The March 27 announcement by Adient PLC (NYSE:ADNT) that it was collaborating with Boeing Co (NYSE:BA) to create better, more functional aircraft seating for its airplanes had a positive effect on Boeing stock, sending it up $1.26 in next-day trading.
But is it enough to keep Boeing stock moving higher?
After all, Boeing is already up 14% through the end of March. If today were the last day of 2017, Boeing’s annual total return for the year would be higher than its three previous years.
Boeing stock continues to go higher despite revenue going lower; that’s not something that can carry on for very long unless arrangements such as the one with Adient, the former car seat division of Johnson Controls International Plc (NYSE:JCI), delivers substantial reductions in manufacturing costs.
The Impact of the Agreement on Boeing Stock
While the financial benefits for Boeing are yet to be determined, it’s very clear why Adient is interested in working with the airplane manufacturer.
According to Counterpoint Market Research, the aircraft interiors market is projected to grow to $21.7 billion by 2025. Meanwhile, growth in U.S. auto sales is slowing to the lowest annual year-over-year increase since the 2008 financial crisis.
“Through discussions with Boeing, we believe there’s an opportunity for Adient to raise the bar on the aviation passenger experience, building on our leadership in the automobile seat market.” said Adient Chairman and CEO Bruce McDonald.
When one door closes, another one opens. The vice president of Boeing Commercial Airplanes, Kent Fisher, had this to say in the press release:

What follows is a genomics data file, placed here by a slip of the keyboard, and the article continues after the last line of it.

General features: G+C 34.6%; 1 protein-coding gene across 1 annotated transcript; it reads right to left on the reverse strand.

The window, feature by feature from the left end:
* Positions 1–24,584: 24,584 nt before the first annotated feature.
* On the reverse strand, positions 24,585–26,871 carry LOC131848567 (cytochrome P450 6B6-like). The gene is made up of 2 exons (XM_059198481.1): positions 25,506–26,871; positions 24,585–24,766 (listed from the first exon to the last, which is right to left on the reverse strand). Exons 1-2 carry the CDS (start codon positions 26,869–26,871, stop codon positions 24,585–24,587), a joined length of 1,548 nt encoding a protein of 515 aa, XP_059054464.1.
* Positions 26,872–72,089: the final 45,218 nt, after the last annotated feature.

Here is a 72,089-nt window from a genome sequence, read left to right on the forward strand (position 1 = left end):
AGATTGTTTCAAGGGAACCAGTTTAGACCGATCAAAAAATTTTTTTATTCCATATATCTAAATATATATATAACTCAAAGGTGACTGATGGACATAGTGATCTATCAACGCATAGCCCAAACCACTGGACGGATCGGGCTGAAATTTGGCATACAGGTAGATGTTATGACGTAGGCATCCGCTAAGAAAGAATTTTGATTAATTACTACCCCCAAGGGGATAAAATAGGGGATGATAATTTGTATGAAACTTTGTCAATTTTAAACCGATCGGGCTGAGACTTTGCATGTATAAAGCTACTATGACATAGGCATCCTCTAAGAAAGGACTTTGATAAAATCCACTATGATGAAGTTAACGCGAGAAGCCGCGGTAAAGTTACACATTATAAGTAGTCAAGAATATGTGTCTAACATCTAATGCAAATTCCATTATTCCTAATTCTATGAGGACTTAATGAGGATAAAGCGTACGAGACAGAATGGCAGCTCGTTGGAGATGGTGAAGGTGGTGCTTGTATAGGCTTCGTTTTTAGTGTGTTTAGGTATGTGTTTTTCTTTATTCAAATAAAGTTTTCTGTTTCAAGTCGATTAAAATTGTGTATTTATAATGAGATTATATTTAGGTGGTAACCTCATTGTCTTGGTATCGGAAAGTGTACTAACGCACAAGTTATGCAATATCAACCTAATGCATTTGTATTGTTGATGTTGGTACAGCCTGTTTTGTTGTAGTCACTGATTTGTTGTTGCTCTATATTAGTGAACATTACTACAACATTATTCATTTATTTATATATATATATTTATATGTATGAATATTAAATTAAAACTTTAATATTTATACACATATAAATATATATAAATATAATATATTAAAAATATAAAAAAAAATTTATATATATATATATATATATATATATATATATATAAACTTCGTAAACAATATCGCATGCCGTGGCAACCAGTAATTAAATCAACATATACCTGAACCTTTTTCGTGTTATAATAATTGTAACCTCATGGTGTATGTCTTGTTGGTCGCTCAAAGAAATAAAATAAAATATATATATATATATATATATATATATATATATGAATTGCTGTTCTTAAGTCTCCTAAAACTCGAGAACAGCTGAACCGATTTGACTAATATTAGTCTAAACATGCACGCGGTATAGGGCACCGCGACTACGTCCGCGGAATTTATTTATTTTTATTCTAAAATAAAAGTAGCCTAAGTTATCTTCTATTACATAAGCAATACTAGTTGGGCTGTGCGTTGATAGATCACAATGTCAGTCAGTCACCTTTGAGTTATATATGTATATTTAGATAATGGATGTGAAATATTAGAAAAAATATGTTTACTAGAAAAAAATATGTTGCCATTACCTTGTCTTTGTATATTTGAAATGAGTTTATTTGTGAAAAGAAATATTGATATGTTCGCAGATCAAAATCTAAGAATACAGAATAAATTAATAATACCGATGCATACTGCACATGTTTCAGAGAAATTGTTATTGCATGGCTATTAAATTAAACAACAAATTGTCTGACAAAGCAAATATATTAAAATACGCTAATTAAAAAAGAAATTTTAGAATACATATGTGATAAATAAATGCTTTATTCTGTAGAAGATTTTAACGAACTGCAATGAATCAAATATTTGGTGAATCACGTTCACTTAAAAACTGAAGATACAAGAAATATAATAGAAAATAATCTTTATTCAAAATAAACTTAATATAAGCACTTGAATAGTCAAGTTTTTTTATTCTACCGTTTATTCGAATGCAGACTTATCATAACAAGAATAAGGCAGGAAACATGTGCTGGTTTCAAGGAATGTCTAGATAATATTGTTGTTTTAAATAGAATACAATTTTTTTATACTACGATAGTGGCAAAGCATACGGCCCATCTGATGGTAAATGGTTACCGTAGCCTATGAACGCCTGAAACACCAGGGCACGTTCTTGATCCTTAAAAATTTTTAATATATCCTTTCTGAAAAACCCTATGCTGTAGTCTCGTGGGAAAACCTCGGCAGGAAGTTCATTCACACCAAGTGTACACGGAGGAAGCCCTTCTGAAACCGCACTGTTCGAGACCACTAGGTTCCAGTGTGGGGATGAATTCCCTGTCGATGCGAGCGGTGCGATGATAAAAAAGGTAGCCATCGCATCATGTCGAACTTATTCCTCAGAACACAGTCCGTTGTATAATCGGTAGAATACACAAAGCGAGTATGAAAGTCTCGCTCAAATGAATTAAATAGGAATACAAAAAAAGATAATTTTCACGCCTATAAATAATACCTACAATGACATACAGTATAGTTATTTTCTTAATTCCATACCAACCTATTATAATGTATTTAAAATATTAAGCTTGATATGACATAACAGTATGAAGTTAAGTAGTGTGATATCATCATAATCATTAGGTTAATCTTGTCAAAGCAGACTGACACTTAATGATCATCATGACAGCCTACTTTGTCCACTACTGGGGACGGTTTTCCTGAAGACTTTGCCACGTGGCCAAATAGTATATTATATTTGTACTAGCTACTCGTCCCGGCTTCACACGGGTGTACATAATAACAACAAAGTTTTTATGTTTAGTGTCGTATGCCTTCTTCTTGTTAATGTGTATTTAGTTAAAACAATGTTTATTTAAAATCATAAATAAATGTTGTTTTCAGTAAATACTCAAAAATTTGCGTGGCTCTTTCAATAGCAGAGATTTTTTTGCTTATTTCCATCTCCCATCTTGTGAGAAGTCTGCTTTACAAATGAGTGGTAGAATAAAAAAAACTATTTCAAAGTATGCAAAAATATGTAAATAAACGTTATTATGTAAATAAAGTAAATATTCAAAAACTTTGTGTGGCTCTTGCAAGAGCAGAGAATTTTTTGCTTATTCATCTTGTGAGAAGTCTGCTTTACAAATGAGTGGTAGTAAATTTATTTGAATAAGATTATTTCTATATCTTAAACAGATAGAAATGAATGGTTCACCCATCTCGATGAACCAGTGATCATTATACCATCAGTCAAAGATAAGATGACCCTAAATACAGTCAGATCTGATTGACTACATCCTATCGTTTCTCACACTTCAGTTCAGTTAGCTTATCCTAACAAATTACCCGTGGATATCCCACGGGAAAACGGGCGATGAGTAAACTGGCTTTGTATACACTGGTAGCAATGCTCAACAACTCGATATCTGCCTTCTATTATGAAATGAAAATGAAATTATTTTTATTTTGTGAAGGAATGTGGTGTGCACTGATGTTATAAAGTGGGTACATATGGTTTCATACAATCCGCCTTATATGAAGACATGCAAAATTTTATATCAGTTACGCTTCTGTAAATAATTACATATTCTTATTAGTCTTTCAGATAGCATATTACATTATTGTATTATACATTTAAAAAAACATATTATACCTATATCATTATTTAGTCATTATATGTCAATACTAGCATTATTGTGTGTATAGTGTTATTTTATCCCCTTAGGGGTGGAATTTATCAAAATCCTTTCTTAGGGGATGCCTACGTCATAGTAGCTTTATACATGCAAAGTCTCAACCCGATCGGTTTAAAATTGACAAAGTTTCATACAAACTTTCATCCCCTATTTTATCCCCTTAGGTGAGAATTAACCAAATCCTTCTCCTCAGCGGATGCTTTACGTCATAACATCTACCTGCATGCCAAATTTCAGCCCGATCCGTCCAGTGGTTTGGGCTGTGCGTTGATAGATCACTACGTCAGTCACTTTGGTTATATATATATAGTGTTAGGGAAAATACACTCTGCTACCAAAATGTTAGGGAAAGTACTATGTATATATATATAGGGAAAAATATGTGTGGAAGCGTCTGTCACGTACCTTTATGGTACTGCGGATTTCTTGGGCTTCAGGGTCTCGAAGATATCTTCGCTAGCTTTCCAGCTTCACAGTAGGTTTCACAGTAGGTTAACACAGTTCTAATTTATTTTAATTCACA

“Boeing is building commercial airplanes at record rates to deliver on an order backlog of more than $400 billion. We continually explore opportunities to offer more value to our customers and believe they would benefit from a wider range of options and more reliable, on-time performance in the airplane interiors and seating category.”
The problem for Boeing isn’t the $400 billion backlog of orders it has on its plate or the desire to build better more functional seating — it’s that most of the orders are for its 737 class of planes which come with a cheaper price tag and lower profitability.
So while Boeing will deliver as many as 765 planes this year, more than it delivered in 2016, it will come at the expense of top-line revenue. In 2016, Boeing generated $94.6 billion in sales; it expects between $90.5 billion and $92.5 billion in revenue in 2017, a year-over-year decline of up to 4.3%. That’s on top of a 2% decline in 2016.
In terms of non-GAAP core earnings, Boeing expects as much as $9.10 per share, significantly higher than the $7.25 per share it produced in 2016. Operating cash flow is expected to grow by $250 million to $10.75 billion with free cash flow increasing 7.2% to $8.5 billion.
Clearly, Boeing expects to cut costs in 2017.
“Looking forward, our team is intent on accelerating productivity and program execution to deliver increasing cash and profitability from our large and diverse order backlog,” said Boeing CEO Dennis Muilenburg in its Q4 2016 earnings release.
Furthermore, Boeing announced March 27 that it’s raising the list price of every one of its planes in order to recover higher manufacturing costs including labor. By hook or by crook, Boeing is going to deliver on its profitability goals for 2017 and beyond.
I think this partnership is a good move for both companies and while the benefits to Adient are more readily apparent, Boeing wouldn’t be doing this if it didn’t think it could help streamline the manufacturing process so that planes are built faster and better than they were before the arrangement.
As I said at the end of February, I see the glass half-full when it comes to Boeing stock. This certainly cements those thoughts.
As of this writing, Will Ashworth did not hold a position in any of the aforementioned securities.